Buckland Mill

Dover, Kent, UK

Lower Buckland Paper Mill

C.P. Davies, researching the water mills on the Dour, admits that Lower Buckland is a difficult site to discuss.  There were two mills, one each side of the river, for which there are separate set, of title deeds and he found a further complication as there seems to have been a third mill in close proximity.  The mill at which paper was made however can be identified as can the period over which it operated as such.

The site of the paper mill lies behind Manering's flour mill and is believed to have been built on the site of what is probably the oldest mill in the area, being one which existed at the time of the Norman Survey.  It is also believed that the original Norman foundations are still embedded in the ancient masonry which formed the base of the wooden superstructure of the paper mill.

Davies states that in 1747 both mills appear to have been owned by Henry Pain, who married the widow of the previous owner, ‘Willian, Kennett'.  In 1775 he commenced to make paper at one of the mills and a deed drawn up in August of that year speaks of, the mill house stables water mill and paper mill (the latter lately erected).  In September 1794 Henry Pain was bankrupt and in the following year the property was advertised for sale.  It consisted of well built two vat white paper mill with a large drying loft over it, a spacious salle, a large sorting rag house and warehouse, ten presses and all other necessary fixtures.  Also a large water corn mill with three pairs of stones, a drying oast and two large corn storehouses, with nine rooms under the same for lodging workmen.  The business of clearing up Pain’s estate went on until December 1796 when a final dividend was paid, Samuel Latham, a Dover Banker, and William Phipps were trustees and it appears that both mills were sold to Thomas Horn and, by him, resold to Sampson, a miller of Sturry, and William Kingsford, a miller of Canterbury.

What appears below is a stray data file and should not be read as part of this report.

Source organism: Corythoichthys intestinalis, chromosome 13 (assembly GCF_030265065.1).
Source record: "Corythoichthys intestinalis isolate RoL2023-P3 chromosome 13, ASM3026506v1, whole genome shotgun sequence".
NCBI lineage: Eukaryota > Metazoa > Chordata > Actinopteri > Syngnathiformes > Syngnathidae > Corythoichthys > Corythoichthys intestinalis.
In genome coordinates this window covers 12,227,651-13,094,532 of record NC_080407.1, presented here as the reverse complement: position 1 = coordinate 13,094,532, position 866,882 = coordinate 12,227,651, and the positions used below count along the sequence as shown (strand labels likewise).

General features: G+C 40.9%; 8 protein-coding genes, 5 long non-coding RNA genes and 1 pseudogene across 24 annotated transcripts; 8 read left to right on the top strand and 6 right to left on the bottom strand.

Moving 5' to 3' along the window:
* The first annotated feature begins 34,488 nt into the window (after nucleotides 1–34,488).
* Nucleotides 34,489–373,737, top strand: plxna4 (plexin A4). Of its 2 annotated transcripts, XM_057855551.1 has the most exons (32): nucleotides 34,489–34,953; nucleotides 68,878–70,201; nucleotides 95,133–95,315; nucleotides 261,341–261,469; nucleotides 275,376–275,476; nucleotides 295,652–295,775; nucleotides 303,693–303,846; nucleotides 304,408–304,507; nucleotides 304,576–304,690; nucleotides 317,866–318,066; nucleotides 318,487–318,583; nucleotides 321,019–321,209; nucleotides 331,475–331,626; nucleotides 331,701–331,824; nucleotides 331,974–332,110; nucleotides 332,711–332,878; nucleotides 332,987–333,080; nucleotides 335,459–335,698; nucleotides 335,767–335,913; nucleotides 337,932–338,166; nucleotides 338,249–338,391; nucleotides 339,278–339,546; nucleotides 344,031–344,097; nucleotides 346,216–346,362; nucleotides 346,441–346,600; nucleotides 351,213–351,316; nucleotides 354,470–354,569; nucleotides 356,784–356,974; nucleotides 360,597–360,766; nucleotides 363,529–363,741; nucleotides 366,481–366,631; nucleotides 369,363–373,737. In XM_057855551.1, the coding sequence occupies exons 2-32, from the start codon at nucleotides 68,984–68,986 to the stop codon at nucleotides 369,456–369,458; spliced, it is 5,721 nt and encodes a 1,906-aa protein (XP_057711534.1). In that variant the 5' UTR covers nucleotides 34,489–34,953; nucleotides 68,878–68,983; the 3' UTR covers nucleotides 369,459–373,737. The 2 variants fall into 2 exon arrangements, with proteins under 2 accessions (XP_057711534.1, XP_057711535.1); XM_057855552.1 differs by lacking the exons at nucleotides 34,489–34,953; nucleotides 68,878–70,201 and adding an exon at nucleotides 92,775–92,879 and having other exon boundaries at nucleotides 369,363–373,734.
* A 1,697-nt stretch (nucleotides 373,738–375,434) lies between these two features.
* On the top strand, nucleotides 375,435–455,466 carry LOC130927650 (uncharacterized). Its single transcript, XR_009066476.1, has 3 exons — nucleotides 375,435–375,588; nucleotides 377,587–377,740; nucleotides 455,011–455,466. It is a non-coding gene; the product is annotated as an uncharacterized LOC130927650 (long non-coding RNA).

It is of interest to note the two well known papermaking names associated with Lower Buckland, Phipps and Horn.  It is known that Phipps had connections with the mill in 1792 and it is believed his two sons operated the mill earlier than that.

Young journeymen papermakers often moved from mill to mill making a brief stay and they were known to lease a mill by the week, their stay often limited by their, finances, One such journeyman was John Norwood who worked for Phipps at River where he learnt his trade end moved to Lower Buckland in 1800 where he worked for several years.  He left to operate his own mill at Horne Street, Cheriton.

The involvement of Thomas Horn appears to have been solely financial.  Phipps was operating River at the time and had recently built a paper mill at Crabble and it is probable that he had been operating with Pain who appears to have been essentially a miller.  This is the first mention of white paper being made in the Dover area. It is believed that Indian currency paper was made here at one time, one of the moulds for which was, according to J.B. Jones in his "perambulations" in the possession Wiggins Teape at Buckland Mill some years later.